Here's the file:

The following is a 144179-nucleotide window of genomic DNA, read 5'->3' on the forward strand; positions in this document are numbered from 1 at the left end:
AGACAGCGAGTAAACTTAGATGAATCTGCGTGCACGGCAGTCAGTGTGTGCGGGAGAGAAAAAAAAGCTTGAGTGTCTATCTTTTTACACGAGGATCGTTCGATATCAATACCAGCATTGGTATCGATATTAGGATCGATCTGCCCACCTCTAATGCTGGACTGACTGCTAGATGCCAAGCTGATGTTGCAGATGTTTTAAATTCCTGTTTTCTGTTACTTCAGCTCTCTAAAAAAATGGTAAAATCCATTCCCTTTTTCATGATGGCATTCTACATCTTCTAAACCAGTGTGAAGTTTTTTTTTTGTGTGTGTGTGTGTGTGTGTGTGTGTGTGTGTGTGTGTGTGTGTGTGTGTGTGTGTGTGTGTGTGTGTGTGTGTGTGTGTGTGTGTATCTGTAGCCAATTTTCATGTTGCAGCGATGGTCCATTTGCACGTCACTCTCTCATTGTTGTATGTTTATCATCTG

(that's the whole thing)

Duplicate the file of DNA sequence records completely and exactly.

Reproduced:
The following is a 144179-nucleotide window of genomic DNA, read 5'->3' on the forward strand; positions in this document are numbered from 1 at the left end:
AGACAGCGAGTAAACTTAGATGAATCTGCGTGCACGGCAGTCAGTGTGTGCGGGAGAGAAAAAAAAGCTTGAGTGTCTATCTTTTTACACGAGGATCGTTCGATATCAATACCAGCATTGGTATCGATATTAGGATCGATCTGCCCACCTCTAATGCTGGACTGACTGCTAGATGCCAAGCTGATGTTGCAGATGTTTTAAATTCCTGTTTTCTGTTACTTCAGCTCTCTAAAAAAATGGTAAAATCCATTCCCTTTTTCATGATGGCATTCTACATCTTCTAAACCAGTGTGAAGTTTTTTTTTTGTGTGTGTGTGTGTGTGTGTGTGTGTGTGTGTGTGTGTGTGTGTGTGTGTGTGTGTGTGTGTGTGTGTGTGTGTGTGTGTGTGTGTATCTGTAGCCAATTTTCATGTTGCAGCGATGGTCCATTTGCACGTCACTCTCTCATTGTTGTATGTTTATCATCTG